OFT gets tough with retailers over 'misleading' price offers

Dodgy retail deals are annoying, and definitely make price comparison harder. But is now the time for a crack-down?

by James Taylor
Last Updated: 19 Aug 2013
Retailers are back in the sights of the Office of Fair Trading; the regulator is launching a crackdown on pricing gimmicks and discounts, arguing that even if they don't break the law, they're harmful to customers because they make us spend money we wouldn't otherwise have spent. This may be true, but are we really being misled? And since many retailers are relying on these promotions to keep the wolf from the door at the moment, the timing isn't exactly ideal...

This is a big issue, since apparently more than a third of all consumer goods are currently being sold via some kind of promotion or discount. According to the OFT's latest study, there are no fewer than seven ways in which retailers are trying to hoodwink customers into spending more money (and not just those of us with zero common sense). The one it's most worried about is the massively irritating practice of 'drip pricing', where you end up paying all kind of extra compulsory costs over and above the list price (like booking fees, credit card surcharges and so on). It also highlighted 'baiting', where a small amount of stock is sold at a discount (the theory being that disappointed customers often still end up spending money in the store). And then there are slightly more questionable ones, like 'Buy One Get One Free', mutliple pack promotions, and time-limited offers ('must end today' etc).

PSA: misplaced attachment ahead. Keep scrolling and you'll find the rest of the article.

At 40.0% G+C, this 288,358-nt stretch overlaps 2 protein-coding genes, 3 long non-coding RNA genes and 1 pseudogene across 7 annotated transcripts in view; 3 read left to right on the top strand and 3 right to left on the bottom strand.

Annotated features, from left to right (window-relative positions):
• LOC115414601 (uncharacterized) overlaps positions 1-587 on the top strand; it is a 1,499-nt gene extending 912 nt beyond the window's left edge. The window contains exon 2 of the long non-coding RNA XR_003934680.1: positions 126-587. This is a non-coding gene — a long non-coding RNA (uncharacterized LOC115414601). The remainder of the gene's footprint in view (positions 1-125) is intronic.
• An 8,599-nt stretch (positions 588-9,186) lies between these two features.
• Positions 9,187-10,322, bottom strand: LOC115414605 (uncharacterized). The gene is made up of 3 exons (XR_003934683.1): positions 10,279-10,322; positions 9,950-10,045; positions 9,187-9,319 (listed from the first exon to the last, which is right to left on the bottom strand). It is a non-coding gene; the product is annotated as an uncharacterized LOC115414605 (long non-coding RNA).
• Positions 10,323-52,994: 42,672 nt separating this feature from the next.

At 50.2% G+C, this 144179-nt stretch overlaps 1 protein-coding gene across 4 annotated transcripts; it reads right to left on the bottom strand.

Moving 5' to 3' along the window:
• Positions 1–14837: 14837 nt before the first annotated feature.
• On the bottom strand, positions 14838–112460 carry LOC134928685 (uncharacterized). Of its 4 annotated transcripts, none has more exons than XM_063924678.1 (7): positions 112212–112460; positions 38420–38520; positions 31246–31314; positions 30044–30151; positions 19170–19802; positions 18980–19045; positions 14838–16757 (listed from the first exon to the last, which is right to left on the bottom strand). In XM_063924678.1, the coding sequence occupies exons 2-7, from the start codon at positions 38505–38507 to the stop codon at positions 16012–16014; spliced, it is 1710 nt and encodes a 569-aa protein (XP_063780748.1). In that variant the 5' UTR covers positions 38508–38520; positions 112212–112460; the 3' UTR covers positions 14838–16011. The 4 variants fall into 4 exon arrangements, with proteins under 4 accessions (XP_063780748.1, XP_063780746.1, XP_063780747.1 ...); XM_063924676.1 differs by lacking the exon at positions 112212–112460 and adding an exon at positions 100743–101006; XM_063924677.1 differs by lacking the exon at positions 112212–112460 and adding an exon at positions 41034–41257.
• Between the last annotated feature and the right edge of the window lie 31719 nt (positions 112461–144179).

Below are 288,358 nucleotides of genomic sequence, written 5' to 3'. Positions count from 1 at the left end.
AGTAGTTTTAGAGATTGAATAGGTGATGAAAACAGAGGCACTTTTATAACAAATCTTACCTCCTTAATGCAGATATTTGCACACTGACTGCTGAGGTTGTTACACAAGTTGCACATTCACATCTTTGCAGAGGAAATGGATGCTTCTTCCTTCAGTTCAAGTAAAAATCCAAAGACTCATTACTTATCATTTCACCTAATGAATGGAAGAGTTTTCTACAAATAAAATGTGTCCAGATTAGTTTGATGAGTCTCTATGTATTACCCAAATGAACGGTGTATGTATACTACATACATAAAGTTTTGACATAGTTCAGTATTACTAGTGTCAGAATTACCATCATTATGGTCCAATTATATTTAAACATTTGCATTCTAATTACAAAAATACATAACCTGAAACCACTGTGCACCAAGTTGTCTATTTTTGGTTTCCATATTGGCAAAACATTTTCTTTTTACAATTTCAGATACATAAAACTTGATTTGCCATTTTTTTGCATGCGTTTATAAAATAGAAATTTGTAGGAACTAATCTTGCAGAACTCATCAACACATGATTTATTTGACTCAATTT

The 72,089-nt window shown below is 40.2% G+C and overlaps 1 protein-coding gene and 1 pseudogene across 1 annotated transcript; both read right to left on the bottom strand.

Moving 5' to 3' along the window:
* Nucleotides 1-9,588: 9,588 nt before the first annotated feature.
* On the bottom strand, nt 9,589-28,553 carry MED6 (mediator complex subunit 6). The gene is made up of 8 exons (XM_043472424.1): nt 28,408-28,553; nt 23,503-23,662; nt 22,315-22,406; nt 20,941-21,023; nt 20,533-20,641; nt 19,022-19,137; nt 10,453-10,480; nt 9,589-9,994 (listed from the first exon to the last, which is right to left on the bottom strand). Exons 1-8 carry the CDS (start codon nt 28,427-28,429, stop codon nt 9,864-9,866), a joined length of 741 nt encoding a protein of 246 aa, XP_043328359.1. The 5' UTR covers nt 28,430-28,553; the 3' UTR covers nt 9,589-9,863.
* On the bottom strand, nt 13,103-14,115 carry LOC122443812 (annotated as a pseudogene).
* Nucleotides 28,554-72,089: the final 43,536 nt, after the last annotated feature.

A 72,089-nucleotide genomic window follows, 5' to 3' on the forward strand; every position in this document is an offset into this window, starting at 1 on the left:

OFT boss John Fingleton argues that all of this is bad for customers, since it costs them 'billions' every year, and it's also bad for the economy, since it makes comparison and switching much more difficult. Hence his promise to slap big fines on anyone who consistently transgresses. And we suspect most people would agree with the basic principle that retailers should be honest and upfront; the price you see should be the price you pay.

The difficult part will be where to draw the line. The whole point of retail marketing is to convince you to buy stuff you didn't realise you needed. And there's a broad range here: drip pricing is one thing, but if we take up BOGOF deals, are we being misled or are we snaffling a bargain? Retailers argue that these discounts are actually good for customers. What's more, it looks inevitable that the retail sector is going to have a hard time in the coming months. So it's no surprise they're distinctly unimpressed by a crackdown that could make it harder for them to attract custom...

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